Plot: Ray (Tom Hanks) is poised to spend his vacation in total relaxation, which means he will just stay home and let himself unwind. His wife wants him to take the family on a road trip, but he resists and is certain a week at home will let him relax more than a stress filled trek. So he dons his bathrobe, eats breakfast, and walks out to soak in the sights of his suburban neighborhood. While he knows most of his neighbors and their various quirks, dramas, and rivalries, a new family has recently moved next door and they’ve been less than social. This has led to a lot of gossip, but given the kooks that reside on his block, Ray isn’t taking the wild claims of his colorful neighbors seriously, at least not yet. But when their uptight neighbor suddenly vanishes, leaving both his beloved dog and his hairpiece behind, even Ray begins to wonder if a dark force is at work in the suburbs…

Entertainment Value: A masterful blend of horror, suburban boredom, and slapstick humor, The ‘Burbs offers a unique cinematic cocktail that has kept it popular with fans for decades. Of course, Tom Hanks in a memorable lead role doesn’t hurt, but the movie is armed with numerous tools to entertain and rarely misses the mark. The narrative is well crafted and easy to relate to, given that most neighborhoods have that one house where a mysterious neighbor resides. The movie is also smart to emphasis how bored and restless all of these people are, which in turn drives their desperate need for excitement on the block and that helps explain the ridiculous, sometimes dangerous antics involved. But given the over the top, slapstick nature of the material and the consistent escalation, such details can be lost in the shuffle. The pace is excellent and the movie never feels drawn out, as most scenes are either humorous or memorable, always pushing either narrative or character development. In other words, The ‘Burbs is wall to wall fun and while I wish the finale was more of a home-run, the movie is a brisk watch and has tons of memorable moments.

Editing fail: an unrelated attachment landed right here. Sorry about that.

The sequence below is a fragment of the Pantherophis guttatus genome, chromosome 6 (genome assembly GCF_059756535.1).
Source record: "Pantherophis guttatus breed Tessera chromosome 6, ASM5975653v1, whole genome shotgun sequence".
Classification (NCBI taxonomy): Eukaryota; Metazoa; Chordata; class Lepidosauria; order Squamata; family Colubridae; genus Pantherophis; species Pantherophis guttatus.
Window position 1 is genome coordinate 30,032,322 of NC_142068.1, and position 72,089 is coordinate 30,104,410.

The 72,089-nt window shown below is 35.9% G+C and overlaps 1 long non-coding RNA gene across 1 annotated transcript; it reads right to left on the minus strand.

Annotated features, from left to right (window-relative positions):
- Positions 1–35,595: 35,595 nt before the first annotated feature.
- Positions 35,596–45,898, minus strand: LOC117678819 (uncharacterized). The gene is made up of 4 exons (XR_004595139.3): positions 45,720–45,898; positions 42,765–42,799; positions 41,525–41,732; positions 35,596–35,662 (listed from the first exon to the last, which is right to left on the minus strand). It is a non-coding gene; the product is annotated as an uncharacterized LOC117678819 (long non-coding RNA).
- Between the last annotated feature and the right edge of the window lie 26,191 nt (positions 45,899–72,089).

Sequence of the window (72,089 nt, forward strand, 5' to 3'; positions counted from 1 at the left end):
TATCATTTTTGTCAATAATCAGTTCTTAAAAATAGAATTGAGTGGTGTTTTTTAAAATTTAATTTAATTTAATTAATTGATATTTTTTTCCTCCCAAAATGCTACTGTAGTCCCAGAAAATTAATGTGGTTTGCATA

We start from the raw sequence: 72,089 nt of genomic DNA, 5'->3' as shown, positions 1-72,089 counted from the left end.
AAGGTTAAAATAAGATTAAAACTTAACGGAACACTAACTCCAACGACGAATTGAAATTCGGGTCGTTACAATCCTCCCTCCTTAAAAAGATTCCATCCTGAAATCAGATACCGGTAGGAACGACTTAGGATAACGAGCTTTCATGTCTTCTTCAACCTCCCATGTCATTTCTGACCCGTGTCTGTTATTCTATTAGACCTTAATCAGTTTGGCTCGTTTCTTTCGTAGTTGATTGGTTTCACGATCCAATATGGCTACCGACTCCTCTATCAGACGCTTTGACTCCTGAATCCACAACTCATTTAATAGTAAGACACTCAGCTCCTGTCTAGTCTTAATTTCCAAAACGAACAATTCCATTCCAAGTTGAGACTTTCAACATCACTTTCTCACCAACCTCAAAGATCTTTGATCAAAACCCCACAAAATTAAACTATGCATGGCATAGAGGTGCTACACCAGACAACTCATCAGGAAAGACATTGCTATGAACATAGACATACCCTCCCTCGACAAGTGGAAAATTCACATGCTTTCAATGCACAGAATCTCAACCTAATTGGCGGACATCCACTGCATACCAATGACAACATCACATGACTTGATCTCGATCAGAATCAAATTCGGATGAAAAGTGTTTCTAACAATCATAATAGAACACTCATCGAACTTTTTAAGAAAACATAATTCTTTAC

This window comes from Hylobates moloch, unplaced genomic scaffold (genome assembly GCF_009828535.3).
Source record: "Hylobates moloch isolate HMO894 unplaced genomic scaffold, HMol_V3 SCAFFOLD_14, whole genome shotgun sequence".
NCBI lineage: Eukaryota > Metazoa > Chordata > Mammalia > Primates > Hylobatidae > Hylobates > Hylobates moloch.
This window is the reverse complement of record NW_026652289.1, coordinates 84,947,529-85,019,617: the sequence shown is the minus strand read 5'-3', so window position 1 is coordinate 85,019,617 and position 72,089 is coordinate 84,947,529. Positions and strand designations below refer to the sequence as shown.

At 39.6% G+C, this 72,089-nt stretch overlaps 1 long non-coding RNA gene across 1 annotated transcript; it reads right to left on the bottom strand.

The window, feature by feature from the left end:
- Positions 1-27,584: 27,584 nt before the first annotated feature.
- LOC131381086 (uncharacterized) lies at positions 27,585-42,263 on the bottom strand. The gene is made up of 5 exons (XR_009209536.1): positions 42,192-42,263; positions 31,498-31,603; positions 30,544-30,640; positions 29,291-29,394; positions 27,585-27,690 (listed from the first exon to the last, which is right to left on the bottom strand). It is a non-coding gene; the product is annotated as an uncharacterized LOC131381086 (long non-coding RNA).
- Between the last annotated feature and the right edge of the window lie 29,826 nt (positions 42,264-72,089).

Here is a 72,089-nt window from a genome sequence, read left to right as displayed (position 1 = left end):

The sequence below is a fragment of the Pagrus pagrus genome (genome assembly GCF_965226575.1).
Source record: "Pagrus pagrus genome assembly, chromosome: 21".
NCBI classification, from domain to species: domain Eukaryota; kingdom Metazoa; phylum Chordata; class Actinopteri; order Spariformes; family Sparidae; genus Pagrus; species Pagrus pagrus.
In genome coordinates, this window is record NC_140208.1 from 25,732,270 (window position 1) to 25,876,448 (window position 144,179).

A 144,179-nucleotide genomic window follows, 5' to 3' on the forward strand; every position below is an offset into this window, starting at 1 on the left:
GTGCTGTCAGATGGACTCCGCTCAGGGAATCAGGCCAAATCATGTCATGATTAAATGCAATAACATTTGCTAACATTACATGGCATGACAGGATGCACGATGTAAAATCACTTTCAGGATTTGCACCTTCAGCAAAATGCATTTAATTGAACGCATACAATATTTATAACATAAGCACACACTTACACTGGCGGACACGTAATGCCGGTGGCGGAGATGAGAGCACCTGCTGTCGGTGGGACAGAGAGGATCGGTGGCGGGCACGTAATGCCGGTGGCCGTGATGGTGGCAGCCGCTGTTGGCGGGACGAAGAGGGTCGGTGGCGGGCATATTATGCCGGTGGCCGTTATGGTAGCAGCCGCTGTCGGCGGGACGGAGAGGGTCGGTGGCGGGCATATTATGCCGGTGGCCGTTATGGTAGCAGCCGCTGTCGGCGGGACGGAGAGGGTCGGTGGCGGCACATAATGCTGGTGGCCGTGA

The cast here is a big reason why The ‘Burbs works so well, especially Tom Hanks, who shines in the bored, uncool dad role. His slow unraveling drives the movie and is one of the most fun threads to watch, as he handles the descent into paranoia so well and with such a great sense of humor. He’s also able to convey a more normal persona than the rest of the cast, so having a straight man is a nice touch and lets the more colorful, over the top characters seem even more insane. Rick Ducommun has a similar bored dad role, but funnels in a massive dose of the “annoying neighbor” archetype, making an effective foil to Hank’s more common sense Ray. Bruce Dern has one of my personal favorite parts as the militant neighbor with the hot, young wife and a severe hatred for dogs who shit on his lawn. His aggressive persona is crucial to push Ray and the others at times, while Wendy Schaal plays his gorgeous wife. The cast also includes Corey Feldman, Dick Miller, Carrie Fisher, Corey Feldman, Henry Gibson, Courtney Gains, and Gale Gordon, while genre legend Joe Dante is in the director’s chair. The ‘Burbs has remained a fan favorite for a reason, as it boasts a colorful cast, relatable concepts, and an eccentric sense of humor, giving us a super fun, well crafted movie.

Use this Amazon link to purchase The ‘Burbs (or anything else) and help support my site!